Passengers put on brave face during rail strike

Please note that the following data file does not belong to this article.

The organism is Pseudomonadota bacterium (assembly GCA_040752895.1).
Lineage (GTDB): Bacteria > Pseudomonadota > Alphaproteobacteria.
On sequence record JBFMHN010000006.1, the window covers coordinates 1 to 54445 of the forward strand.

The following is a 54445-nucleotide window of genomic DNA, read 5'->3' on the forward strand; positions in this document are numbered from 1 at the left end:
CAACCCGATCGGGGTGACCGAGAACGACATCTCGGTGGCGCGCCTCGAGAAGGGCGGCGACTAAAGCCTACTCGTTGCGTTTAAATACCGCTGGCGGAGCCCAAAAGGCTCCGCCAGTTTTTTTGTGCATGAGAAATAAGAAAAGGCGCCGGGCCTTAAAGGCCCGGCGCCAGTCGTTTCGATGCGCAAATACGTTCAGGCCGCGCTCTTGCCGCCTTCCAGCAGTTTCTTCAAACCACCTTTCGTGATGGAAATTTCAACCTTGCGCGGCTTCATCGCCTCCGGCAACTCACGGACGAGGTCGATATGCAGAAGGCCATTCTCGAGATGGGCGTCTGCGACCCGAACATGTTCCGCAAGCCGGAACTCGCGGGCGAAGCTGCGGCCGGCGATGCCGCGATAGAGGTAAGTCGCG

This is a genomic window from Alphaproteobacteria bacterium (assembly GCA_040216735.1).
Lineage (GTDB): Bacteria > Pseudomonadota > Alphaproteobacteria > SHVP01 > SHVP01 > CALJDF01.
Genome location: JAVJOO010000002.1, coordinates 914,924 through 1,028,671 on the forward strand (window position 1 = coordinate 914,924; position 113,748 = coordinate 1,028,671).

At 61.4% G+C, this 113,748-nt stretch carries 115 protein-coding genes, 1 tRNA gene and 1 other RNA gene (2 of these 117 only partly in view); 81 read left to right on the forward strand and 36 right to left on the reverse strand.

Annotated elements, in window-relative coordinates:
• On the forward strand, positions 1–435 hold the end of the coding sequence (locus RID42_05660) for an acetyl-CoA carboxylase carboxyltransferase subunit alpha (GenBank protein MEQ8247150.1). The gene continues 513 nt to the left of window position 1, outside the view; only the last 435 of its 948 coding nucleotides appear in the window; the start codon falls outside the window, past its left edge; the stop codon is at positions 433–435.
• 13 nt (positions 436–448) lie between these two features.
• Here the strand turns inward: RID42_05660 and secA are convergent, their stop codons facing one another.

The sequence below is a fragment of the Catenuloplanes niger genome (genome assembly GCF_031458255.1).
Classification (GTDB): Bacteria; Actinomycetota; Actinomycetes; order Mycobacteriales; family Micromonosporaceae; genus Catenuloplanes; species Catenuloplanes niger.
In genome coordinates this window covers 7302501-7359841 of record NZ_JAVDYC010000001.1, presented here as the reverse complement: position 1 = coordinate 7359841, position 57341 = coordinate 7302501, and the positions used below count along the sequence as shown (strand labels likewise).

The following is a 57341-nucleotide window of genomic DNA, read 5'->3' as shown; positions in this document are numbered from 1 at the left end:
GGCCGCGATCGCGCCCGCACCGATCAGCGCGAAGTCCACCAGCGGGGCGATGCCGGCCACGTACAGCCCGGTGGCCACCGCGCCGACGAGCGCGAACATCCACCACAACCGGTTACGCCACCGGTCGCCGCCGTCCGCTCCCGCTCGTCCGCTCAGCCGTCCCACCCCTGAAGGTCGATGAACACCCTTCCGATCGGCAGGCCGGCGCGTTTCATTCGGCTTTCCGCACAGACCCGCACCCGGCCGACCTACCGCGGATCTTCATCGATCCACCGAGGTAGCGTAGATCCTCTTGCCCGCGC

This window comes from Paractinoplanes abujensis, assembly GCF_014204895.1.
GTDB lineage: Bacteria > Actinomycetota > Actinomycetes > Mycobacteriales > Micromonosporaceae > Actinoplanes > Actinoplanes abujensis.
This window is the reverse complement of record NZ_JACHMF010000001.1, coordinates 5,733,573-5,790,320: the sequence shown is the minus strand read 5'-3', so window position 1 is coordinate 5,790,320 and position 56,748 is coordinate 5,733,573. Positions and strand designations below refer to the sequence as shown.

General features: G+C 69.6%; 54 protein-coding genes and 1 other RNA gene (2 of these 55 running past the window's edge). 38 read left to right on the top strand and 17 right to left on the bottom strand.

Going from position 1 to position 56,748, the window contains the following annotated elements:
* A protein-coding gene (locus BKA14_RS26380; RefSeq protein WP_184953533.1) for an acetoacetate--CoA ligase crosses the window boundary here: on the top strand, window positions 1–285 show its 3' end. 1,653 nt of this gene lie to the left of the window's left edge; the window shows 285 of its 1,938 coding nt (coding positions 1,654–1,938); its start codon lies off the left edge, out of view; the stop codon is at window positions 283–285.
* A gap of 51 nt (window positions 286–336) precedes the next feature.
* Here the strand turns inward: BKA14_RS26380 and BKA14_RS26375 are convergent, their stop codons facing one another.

Travellers were forced to battle significant disruption as strike action halted more than half of train services in and out of Blackpool.